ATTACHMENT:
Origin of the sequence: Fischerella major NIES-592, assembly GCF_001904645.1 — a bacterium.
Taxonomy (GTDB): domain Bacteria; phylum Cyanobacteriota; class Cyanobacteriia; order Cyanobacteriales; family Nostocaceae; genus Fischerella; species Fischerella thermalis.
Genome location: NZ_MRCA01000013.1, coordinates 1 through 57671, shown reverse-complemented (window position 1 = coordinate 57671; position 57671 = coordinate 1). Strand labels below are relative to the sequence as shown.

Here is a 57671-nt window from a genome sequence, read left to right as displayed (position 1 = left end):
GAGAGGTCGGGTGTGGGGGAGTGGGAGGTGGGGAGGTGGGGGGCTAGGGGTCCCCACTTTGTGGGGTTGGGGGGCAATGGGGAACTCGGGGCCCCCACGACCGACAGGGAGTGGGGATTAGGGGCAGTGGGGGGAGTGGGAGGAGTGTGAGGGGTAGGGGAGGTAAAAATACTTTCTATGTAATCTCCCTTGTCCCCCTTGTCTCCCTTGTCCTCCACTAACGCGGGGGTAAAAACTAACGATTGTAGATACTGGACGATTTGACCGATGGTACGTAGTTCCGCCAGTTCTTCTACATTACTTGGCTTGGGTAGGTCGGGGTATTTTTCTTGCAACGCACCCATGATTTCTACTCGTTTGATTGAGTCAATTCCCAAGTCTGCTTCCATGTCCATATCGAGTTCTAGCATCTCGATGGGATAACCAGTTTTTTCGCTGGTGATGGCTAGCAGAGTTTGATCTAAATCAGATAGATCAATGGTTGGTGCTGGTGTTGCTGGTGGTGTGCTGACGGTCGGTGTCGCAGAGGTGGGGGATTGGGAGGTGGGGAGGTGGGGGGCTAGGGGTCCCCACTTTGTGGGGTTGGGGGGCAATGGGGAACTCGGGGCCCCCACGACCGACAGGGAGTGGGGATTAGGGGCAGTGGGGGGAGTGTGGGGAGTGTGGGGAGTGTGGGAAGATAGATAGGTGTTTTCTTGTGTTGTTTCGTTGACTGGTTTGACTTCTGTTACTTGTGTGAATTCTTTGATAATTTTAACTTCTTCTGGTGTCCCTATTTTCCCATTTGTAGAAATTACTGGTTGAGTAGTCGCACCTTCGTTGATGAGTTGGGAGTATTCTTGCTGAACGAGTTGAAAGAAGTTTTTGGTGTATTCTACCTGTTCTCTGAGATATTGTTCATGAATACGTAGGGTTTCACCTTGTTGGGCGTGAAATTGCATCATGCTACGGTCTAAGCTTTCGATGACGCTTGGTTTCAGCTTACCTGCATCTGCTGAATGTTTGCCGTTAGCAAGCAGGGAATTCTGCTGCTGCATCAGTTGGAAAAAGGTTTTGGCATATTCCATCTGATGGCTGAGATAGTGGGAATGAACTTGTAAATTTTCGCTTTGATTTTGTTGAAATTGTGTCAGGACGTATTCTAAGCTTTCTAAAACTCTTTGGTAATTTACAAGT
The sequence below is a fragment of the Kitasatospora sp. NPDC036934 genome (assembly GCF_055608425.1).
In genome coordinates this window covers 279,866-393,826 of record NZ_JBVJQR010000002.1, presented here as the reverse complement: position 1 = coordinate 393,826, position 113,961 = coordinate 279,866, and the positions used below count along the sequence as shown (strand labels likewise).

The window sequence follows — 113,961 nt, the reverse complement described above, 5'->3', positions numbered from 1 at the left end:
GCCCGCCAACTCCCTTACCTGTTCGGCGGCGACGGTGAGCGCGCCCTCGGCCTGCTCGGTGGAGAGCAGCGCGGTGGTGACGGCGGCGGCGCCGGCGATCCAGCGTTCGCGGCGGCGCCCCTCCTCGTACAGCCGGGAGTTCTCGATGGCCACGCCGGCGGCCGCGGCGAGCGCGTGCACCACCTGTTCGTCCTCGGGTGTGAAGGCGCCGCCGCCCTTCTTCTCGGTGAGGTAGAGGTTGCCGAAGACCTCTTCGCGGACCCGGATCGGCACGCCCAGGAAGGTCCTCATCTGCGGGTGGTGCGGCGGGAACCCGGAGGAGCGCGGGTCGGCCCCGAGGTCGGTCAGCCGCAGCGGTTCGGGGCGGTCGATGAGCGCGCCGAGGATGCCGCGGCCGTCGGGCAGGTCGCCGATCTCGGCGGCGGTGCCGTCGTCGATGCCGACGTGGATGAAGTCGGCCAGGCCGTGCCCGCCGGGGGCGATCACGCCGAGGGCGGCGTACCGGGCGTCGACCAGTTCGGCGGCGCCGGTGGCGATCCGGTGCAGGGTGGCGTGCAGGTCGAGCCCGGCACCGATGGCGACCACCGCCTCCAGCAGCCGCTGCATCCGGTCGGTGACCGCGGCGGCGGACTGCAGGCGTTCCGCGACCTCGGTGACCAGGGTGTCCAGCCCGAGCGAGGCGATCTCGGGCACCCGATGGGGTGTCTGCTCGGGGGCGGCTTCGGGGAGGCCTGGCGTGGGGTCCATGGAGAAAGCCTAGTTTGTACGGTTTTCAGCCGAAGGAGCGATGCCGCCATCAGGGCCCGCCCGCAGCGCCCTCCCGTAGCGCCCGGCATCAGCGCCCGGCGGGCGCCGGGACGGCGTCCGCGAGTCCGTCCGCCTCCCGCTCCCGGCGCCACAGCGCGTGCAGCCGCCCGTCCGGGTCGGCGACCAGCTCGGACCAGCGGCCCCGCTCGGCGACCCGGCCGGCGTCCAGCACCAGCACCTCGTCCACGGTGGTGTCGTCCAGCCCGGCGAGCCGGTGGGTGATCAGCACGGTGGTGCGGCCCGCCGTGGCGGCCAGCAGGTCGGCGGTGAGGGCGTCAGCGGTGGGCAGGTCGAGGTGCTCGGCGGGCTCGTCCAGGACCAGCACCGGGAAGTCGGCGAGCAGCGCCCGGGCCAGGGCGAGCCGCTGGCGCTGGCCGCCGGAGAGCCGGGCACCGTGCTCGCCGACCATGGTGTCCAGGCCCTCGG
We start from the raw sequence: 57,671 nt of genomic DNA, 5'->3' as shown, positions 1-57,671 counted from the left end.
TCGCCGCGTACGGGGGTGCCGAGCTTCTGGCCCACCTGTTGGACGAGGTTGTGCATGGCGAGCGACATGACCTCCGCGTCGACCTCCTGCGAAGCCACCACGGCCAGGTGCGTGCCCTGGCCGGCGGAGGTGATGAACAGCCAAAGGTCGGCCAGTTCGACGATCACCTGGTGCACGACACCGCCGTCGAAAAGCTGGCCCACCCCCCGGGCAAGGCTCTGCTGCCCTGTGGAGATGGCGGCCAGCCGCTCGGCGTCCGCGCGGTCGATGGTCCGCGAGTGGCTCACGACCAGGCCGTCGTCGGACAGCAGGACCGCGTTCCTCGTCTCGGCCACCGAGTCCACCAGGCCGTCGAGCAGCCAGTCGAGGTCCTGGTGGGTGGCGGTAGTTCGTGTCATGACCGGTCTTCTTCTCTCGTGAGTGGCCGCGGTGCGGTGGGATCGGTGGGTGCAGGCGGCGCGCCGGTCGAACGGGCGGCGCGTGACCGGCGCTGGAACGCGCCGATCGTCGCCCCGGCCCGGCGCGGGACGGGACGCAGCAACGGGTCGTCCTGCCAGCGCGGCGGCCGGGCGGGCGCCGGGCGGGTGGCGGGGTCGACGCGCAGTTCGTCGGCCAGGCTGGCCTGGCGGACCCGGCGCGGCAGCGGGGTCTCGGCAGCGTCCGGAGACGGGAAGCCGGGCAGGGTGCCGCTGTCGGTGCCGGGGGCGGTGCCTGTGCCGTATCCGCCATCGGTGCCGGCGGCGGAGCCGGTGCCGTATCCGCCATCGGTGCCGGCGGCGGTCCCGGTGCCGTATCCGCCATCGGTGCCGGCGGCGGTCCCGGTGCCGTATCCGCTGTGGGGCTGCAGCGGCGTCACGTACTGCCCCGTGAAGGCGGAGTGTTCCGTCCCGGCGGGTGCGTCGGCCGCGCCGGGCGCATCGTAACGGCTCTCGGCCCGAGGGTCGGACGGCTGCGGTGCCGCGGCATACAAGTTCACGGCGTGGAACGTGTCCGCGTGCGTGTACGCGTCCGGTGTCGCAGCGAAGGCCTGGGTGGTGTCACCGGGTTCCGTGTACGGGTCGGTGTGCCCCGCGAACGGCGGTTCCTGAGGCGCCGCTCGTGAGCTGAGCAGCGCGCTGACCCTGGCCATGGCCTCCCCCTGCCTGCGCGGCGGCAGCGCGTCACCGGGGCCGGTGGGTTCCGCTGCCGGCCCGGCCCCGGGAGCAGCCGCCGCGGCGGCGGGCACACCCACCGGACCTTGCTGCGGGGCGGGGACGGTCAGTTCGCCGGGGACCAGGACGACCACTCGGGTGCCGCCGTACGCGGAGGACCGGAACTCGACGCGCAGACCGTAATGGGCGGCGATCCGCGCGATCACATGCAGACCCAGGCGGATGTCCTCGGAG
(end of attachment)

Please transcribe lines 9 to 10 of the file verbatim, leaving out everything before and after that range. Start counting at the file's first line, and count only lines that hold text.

GCCCGCCAACTCCCTTACCTGTTCGGCGGCGACGGTGAGCGCGCCCTCGGCCTGCTCGGTGGAGAGCAGCGCGGTGGTGACGGCGGCGGCGCCGGCGATCCAGCGTTCGCGGCGGCGCCCCTCCTCGTACAGCCGGGAGTTCTCGATGGCCACGCCGGCGGCCGCGGCGAGCGCGTGCACCACCTGTTCGTCCTCGGGTGTGAAGGCGCCGCCGCCCTTCTTCTCGGTGAGGTAGAGGTTGCCGAAGACCTCTTCGCGGACCCGGATCGGCACGCCCAGGAAGGTCCTCATCTGCGGGTGGTGCGGCGGGAACCCGGAGGAGCGCGGGTCGGCCCCGAGGTCGGTCAGCCGCAGCGGTTCGGGGCGGTCGATGAGCGCGCCGAGGATGCCGCGGCCGTCGGGCAGGTCGCCGATCTCGGCGGCGGTGCCGTCGTCGATGCCGACGTGGATGAAGTCGGCCAGGCCGTGCCCGCCGGGGGCGATCACGCCGAGGGCGGCGTACCGGGCGTCGACCAGTTCGGCGGCGCCGGTGGCGATCCGGTGCAGGGTGGCGTGCAGGTCGAGCCCGGCACCGATGGCGACCACCGCCTCCAGCAGCCGCTGCATCCGGTCGGTGACCGCGGCGGCGGACTGCAGGCGTTCCGCGACCTCGGTGACCAGGGTGTCCAGCCCGAGCGAGGCGATCTCGGGCACCCGATGGGGTGTCTGCTCGGGGGCGGCTTCGGGGAGGCCTGGCGTGGGGTCCATGGAGAAAGCCTAGTTTGTACGGTTTTCAGCCGAAGGAGCGATGCCGCCATCAGGGCCCGCCCGCAGCGCCCTCCCGTAGCGCCCGGCATCAGCGCCCGGCGGGCGCCGGGACGGCGTCCGCGAGTCCGTCCGCCTCCCGCTCCCGGCGCCACAGCGCGTGCAGCCGCCCGTCCGGGTCGGCGACCAGCTCGGACCAGCGGCCCCGCTCGGCGACCCGGCCGGCGTCCAGCACCAGCACCTCGTCCACGGTGGTGTCGTCCAGCCCGGCGAGCCGGTGGGTGATCAGCACGGTGGTGCGGCCCGCCGTGGCGGCCAGCAGGTCGGCGGTGAGGGCGTCAGCGGTGGGCAGGTCGAGGTGCTCGGCGGGCTCGTCCAGGACCAGCACCGGGAAGTCGGCGAGCAGCGCCCGGGCCAGGGCGAGCCGCTGGCGCTGGCCGCCGGAGAGCCGGGCACCGTGCTCGCCGACCATGGTGTCCAGGCCCTCGG
We start from the raw sequence: 57,671 nt of genomic DNA, 5'->3' as shown, positions 1-57,671 counted from the left end.